Anonymous said...

Dennis, do you mean to say that this person turned in her project with the captiond reading "Conrad" instead of "Comrad", the entire film? Holy shit I am laughing my ass of at that.

Dennis Cozzalio said...

Damian: Matt is definitely one who takes Spielberg seriously, and it's always a worthwhile delight reading him on the subject, even on those occasions when I can't agree. That's one of the marks of good film criticism, I think.

And I probably should have mentioned that, yes, Altman was the one filmmaker who I connected with in a strong way during my, shall we say, formative years, though even that was a struggle at first. But his vision is the one that grabbed me most completely, not long after Close Encounters made its thearical debut, and I have, on more than one occasion, been accused of having too soft a spot when it comes to his work. For example, I think Pret-a-Porter (Ready to Wear) is slight, but delightful. But I don't think I'm blind-- Altman had plenty of weaknesses, and there are no better compendiums of them, I think, than Quintet or A Wedding.

As for Corvallis, that's great about being recognized from the quiz! I continue to be amazed by the little tendrils and connections that get made through the blogosphere. Who was it that recognized you? And most definitely we will get together when next I come to Oregon!

Damian Arlyn said...

It was Weigard who came into the video store. I already knew he was a fellow Corvallis-ite because he answered "the Whiteside" to your question about what we would call our own personal revival theatre. We didn't get to talk for as long as I would've liked to but it was fun. It's always nice to put a face with a name I think.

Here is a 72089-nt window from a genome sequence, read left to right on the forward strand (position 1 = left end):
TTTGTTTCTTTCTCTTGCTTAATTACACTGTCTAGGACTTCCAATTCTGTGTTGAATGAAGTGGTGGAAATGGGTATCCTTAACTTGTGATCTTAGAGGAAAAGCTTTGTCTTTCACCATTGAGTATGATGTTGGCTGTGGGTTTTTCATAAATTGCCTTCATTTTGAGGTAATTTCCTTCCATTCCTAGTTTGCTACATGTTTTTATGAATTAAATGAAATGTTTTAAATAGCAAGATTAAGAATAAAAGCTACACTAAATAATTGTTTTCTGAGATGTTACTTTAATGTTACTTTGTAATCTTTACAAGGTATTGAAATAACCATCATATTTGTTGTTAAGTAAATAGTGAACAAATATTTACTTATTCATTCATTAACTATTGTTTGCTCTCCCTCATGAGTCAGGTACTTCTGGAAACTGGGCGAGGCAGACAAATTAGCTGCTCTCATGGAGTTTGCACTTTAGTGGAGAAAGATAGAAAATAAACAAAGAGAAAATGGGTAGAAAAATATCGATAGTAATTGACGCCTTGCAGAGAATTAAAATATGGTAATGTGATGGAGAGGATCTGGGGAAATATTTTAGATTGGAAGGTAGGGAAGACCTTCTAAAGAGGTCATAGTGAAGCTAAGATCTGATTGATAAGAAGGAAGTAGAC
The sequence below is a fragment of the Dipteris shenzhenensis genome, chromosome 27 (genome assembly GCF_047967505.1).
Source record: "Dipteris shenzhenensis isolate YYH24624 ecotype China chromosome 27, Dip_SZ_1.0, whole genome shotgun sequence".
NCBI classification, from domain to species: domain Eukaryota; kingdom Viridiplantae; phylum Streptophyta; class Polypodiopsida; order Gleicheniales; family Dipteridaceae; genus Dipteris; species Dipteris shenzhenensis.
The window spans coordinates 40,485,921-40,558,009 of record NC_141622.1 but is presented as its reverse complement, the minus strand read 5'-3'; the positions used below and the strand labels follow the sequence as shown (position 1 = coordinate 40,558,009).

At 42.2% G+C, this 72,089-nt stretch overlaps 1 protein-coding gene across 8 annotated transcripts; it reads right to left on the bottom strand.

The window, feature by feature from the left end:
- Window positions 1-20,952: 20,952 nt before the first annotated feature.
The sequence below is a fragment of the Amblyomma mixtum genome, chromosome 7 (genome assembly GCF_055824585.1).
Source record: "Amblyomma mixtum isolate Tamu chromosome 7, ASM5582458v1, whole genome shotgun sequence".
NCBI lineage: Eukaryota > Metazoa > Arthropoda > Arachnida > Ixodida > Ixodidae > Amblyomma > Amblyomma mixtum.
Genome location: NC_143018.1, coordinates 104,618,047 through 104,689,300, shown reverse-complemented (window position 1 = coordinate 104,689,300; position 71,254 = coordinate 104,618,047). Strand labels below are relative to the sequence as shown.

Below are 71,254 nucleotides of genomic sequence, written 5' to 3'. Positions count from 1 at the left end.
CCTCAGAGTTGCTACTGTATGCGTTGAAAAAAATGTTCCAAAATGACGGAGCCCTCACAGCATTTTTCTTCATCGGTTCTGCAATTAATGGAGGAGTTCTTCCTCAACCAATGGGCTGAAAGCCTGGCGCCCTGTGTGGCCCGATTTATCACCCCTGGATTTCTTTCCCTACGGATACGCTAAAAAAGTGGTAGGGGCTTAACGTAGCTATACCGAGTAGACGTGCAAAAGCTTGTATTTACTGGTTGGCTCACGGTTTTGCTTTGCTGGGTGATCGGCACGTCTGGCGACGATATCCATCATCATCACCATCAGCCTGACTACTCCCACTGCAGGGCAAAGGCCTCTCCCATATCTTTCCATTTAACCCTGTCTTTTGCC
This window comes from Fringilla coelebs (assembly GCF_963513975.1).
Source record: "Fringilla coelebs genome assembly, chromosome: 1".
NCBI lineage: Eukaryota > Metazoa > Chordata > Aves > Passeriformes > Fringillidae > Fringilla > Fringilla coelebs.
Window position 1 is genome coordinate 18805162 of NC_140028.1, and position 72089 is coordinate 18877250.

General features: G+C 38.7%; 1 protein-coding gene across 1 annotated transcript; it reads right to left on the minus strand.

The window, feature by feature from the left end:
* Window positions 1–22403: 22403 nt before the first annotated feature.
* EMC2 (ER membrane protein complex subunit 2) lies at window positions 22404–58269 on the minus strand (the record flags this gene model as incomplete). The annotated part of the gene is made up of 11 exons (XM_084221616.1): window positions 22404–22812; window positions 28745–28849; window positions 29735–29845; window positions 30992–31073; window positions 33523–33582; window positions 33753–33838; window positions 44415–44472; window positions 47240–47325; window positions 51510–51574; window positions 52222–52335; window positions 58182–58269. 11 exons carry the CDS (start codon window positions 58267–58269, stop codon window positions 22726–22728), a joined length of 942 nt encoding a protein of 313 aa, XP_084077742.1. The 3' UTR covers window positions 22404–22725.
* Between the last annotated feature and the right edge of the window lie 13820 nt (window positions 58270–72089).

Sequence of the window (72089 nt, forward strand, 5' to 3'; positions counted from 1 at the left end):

Aaron W. Graham said...
This comment has been removed by the author.
Aaron W. Graham said...

Perversely, this was the first film I’d ever seen of Spielberg’s (mainly because the local rundown movie house steadfastly refused to take down their one-sheet until the building was about to be demolished in 1994! I would peer in almost every day to stare at a cigar-chomping John Belushi on my way to school, so eventually I gave in to temptation and rented it around the age of 11 or 12), and I recall even then not knowing what to think, alternately amused and touched by Robert Stack’s few hours of solace during DUMBO, and awestruck over the cantina dance contest, with the impressive choreography and catchy big band-esque score courtesy of John Williams. Today, I think the last hour’s tumultuous assault on the senses is what breaks the film for me; everything leading up to the air raid works, with the gags appealing to different people’s idea of funny (Slim Pickens’ scenes inside the Japanese submarine and, forgive me, Murray Hamilton/Eddie Deezen up on that ferris wheel are hilarious, while the Tim Matheson/Nancy Allen subplot feels stagnant). On the whole, as some pf the above have responded, the mere fact that the film showcases small (but sometimes larger) parts for Warren Oates, Sam Fuller, Robert Stack, Toshiro Mifune (!), and Christopher Lee save it from being an unmitigated disaster, and not even Audrey Hepburn coming out of retirement for ALWAYS can save that one from being Spielberg’s definitive nadir.